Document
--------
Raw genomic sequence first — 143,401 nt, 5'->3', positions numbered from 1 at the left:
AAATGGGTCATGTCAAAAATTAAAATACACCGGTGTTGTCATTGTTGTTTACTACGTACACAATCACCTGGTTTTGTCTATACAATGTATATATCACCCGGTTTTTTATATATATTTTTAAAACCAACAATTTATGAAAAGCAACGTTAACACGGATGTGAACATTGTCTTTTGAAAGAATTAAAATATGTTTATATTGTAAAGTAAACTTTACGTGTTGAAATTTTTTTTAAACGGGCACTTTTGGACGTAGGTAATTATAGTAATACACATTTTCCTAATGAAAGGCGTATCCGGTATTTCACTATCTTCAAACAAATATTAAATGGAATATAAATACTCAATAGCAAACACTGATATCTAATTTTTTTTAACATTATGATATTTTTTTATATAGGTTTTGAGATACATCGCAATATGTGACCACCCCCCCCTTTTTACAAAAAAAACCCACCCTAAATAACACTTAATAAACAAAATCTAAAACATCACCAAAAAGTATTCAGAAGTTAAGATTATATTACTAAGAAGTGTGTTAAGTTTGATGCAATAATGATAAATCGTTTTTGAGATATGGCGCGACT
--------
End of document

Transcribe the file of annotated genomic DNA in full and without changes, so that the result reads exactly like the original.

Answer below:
Raw genomic sequence first — 143,401 nt, 5'->3', positions numbered from 1 at the left:
AAATGGGTCATGTCAAAAATTAAAATACACCGGTGTTGTCATTGTTGTTTACTACGTACACAATCACCTGGTTTTGTCTATACAATGTATATATCACCCGGTTTTTTATATATATTTTTAAAACCAACAATTTATGAAAAGCAACGTTAACACGGATGTGAACATTGTCTTTTGAAAGAATTAAAATATGTTTATATTGTAAAGTAAACTTTACGTGTTGAAATTTTTTTTAAACGGGCACTTTTGGACGTAGGTAATTATAGTAATACACATTTTCCTAATGAAAGGCGTATCCGGTATTTCACTATCTTCAAACAAATATTAAATGGAATATAAATACTCAATAGCAAACACTGATATCTAATTTTTTTTAACATTATGATATTTTTTTATATAGGTTTTGAGATACATCGCAATATGTGACCACCCCCCCCTTTTTACAAAAAAAACCCACCCTAAATAACACTTAATAAACAAAATCTAAAACATCACCAAAAAGTATTCAGAAGTTAAGATTATATTACTAAGAAGTGTGTTAAGTTTGATGCAATAATGATAAATCGTTTTTGAGATATGGCGCGACT